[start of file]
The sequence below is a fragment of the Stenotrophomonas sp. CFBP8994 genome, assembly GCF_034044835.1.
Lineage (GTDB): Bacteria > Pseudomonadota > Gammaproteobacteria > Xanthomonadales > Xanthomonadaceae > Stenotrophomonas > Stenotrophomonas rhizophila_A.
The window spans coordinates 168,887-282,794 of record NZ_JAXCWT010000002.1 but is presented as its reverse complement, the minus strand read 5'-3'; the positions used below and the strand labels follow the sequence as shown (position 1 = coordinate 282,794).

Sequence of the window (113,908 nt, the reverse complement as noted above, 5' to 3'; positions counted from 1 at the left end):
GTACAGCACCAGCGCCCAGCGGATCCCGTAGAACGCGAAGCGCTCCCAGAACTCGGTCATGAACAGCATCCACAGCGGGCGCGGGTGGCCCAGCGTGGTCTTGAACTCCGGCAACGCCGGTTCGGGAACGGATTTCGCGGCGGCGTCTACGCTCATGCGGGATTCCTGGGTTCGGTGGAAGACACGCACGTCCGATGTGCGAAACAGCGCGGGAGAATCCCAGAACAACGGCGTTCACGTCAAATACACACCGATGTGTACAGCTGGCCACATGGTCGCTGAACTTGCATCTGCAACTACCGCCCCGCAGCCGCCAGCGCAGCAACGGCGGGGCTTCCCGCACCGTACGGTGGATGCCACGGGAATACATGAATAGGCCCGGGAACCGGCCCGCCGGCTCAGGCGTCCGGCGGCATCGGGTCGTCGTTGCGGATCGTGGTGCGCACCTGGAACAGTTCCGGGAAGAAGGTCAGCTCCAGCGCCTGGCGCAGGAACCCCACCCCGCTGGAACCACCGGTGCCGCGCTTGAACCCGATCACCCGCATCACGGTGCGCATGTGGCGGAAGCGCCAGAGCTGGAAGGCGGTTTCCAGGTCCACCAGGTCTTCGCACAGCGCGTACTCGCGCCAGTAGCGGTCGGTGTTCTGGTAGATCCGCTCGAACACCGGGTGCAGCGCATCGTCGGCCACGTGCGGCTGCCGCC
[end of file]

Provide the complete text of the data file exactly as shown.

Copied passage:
The sequence below is a fragment of the Stenotrophomonas sp. CFBP8994 genome, assembly GCF_034044835.1.
Lineage (GTDB): Bacteria > Pseudomonadota > Gammaproteobacteria > Xanthomonadales > Xanthomonadaceae > Stenotrophomonas > Stenotrophomonas rhizophila_A.
The window spans coordinates 168,887-282,794 of record NZ_JAXCWT010000002.1 but is presented as its reverse complement, the minus strand read 5'-3'; the positions used below and the strand labels follow the sequence as shown (position 1 = coordinate 282,794).

Sequence of the window (113,908 nt, the reverse complement as noted above, 5' to 3'; positions counted from 1 at the left end):
GTACAGCACCAGCGCCCAGCGGATCCCGTAGAACGCGAAGCGCTCCCAGAACTCGGTCATGAACAGCATCCACAGCGGGCGCGGGTGGCCCAGCGTGGTCTTGAACTCCGGCAACGCCGGTTCGGGAACGGATTTCGCGGCGGCGTCTACGCTCATGCGGGATTCCTGGGTTCGGTGGAAGACACGCACGTCCGATGTGCGAAACAGCGCGGGAGAATCCCAGAACAACGGCGTTCACGTCAAATACACACCGATGTGTACAGCTGGCCACATGGTCGCTGAACTTGCATCTGCAACTACCGCCCCGCAGCCGCCAGCGCAGCAACGGCGGGGCTTCCCGCACCGTACGGTGGATGCCACGGGAATACATGAATAGGCCCGGGAACCGGCCCGCCGGCTCAGGCGTCCGGCGGCATCGGGTCGTCGTTGCGGATCGTGGTGCGCACCTGGAACAGTTCCGGGAAGAAGGTCAGCTCCAGCGCCTGGCGCAGGAACCCCACCCCGCTGGAACCACCGGTGCCGCGCTTGAACCCGATCACCCGCATCACGGTGCGCATGTGGCGGAAGCGCCAGAGCTGGAAGGCGGTTTCCAGGTCCACCAGGTCTTCGCACAGCGCGTACTCGCGCCAGTAGCGGTCGGTGTTCTGGTAGATCCGCTCGAACACCGGGTGCAGCGCATCGTCGGCCACGTGCGGCTGCCGCC